On the title track, Halvorson delivers long runs of fingerwork, complete with the glitchy note-bending that’s become a hallmark of hers. That gives way to a rich Formanek solo nicely grounded in a jazz sound, enhanced by Halvorson’s faint chording. Then it’s Fujiwara‘s turn, with a solo that starts with feather-light, rapid-fire snare and builds into a tumult of toms and cymbals.
Just as you’re getting used to the trio’s upbeat demeanor, Halvorson pulls out the effects for a shadowy mood on “Trigger” and “Screaming Piha.” The latter turns into almost an industrial improv piece, a gray sheen of guitar noise with Fujiwara’s drumming furiously coloring the scene. He keeps up the ferocious pace as the piece suddnly shifts into a calm guitar-and-bass conclusion.
Even with moments like that, the album does have a welcoming feel to it, an overarching sound full of controlled intensity and camaraderie. In terms of other bag-of-tricks moments, Halvorson turns on a bit of echo box to add to the tumbling chaos of “Tail of the Sad Dog.” And “Danse Insense” includes a fun percussion solo with Fujiwara testing out what seems to be a kit full of bowls and blocks.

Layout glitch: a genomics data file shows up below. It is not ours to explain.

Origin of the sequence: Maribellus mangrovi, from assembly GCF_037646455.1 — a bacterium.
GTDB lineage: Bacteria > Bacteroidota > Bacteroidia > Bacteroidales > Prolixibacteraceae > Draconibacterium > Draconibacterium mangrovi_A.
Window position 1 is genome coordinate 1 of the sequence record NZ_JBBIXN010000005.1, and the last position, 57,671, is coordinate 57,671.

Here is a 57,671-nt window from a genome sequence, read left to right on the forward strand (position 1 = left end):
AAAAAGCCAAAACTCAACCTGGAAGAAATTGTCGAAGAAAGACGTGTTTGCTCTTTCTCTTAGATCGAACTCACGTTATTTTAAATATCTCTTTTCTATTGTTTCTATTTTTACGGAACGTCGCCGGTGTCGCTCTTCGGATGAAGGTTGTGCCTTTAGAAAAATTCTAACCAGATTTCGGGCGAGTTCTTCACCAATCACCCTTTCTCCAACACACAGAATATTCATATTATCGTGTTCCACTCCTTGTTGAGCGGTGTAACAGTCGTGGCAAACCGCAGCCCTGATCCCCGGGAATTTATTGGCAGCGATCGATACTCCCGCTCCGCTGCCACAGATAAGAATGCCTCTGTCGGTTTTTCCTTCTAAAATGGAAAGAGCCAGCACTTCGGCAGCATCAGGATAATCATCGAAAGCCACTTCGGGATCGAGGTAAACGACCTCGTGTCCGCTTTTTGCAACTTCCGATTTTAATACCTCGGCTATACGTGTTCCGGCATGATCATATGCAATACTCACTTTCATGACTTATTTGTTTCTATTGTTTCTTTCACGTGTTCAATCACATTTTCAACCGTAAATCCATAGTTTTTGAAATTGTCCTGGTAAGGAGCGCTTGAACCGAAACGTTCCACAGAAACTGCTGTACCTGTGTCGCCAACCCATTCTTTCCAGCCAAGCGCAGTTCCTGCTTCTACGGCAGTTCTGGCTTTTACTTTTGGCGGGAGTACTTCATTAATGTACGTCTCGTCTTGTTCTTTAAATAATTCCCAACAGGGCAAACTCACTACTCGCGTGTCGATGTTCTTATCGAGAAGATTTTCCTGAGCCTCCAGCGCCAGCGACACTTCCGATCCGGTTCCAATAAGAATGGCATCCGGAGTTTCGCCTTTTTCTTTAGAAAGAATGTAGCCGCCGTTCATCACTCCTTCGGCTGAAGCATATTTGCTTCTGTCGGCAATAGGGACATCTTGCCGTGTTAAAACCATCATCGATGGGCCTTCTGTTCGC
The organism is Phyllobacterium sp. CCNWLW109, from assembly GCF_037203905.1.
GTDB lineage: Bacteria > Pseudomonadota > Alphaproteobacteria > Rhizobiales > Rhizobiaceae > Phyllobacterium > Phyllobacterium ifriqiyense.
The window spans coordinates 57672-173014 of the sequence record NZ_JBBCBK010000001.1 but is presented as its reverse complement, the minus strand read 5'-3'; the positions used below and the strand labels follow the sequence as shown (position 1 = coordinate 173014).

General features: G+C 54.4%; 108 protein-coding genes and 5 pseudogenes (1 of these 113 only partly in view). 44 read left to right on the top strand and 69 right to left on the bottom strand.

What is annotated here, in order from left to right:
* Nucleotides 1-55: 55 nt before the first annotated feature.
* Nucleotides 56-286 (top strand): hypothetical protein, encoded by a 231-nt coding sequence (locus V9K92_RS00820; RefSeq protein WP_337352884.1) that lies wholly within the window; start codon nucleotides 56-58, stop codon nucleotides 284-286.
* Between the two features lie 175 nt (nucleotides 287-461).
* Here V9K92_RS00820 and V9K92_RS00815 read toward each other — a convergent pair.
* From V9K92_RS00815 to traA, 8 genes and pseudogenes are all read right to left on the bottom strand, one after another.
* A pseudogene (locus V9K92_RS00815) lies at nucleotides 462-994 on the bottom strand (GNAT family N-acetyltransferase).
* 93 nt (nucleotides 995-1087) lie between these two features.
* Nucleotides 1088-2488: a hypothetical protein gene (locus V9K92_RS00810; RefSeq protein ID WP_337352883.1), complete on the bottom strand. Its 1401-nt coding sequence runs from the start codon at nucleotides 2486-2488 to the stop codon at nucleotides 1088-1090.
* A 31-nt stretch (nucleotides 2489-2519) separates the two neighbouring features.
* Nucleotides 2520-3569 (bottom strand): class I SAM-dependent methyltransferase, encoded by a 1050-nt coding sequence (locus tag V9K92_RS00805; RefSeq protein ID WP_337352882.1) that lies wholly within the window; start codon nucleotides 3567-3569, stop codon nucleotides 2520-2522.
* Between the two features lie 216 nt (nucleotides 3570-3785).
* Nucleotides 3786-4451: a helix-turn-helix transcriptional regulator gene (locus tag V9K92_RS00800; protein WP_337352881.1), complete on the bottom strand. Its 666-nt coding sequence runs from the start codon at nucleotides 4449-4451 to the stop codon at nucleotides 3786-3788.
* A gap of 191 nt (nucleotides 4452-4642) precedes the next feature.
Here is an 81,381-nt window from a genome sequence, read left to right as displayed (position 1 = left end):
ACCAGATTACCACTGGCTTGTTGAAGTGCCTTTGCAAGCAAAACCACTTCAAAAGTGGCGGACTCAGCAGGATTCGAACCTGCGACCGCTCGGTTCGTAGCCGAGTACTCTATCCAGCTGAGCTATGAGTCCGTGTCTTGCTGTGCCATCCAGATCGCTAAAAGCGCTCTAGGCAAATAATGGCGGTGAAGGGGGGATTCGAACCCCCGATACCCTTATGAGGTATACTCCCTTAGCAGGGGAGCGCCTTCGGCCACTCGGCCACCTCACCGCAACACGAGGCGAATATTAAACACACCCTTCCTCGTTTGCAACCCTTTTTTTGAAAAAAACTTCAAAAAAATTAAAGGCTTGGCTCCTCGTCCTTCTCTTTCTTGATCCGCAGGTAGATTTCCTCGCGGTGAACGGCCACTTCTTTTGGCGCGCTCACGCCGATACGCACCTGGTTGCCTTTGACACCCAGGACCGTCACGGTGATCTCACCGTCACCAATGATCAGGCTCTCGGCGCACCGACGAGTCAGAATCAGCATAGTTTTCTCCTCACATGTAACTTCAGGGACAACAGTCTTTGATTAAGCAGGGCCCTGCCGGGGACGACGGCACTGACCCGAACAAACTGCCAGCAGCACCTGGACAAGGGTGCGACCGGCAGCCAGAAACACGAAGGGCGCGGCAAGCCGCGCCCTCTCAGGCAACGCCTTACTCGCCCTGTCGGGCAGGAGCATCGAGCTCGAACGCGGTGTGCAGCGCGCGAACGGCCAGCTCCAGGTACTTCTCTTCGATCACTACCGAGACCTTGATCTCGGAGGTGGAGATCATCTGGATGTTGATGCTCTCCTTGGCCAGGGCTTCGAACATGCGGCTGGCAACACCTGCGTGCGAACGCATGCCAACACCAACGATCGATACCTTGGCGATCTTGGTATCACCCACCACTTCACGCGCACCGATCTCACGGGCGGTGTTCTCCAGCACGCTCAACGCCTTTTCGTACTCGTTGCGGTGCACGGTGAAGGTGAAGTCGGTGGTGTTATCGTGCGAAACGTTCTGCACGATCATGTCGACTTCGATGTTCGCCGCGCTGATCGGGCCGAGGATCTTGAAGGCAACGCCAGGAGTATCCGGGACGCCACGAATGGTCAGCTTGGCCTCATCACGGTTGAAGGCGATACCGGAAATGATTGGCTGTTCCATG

Thumbscrew will be on the west coast on Oct. 16 for an appearance at Los Angeles’ Angel City Jazz Festival. According to Formanek’s website, they might pop around for a few other west coast dates as well.
With Bobby Hutcherson having passed away at age 75, jazz fans everywhere might be spinning Eric Dolphy’s Out to Lunch or turning toward Hutcherson’s 2014 Blue Note swan song, Enjoy the View. Me, I’m remembering his first Blue Note album and, coincidentally, the first Hutcherson album I ever bought: 1965’s Dialogue.
This was early in my explorations of the freer side of jazz, when I was hesitantly dipping my toe in Cecil Taylor waters. Hutcherson seemed like an alternative that was safer but still deep enough, but Dialogue‘s title track, written by Joe Chambers, turned out to be a full-on plunge into highly improvised jazz. It’s composed, but in a way that allows free association among the players, with no particular lead instrument, something that was new to me.
(Actually, there is a notable lead-instrument moment. Around 7:14, bassist Richard Davis moves from avant-garde twanging into a robust little duet with Andrew Hill’s ocean-waves piano behind him. Very nice.)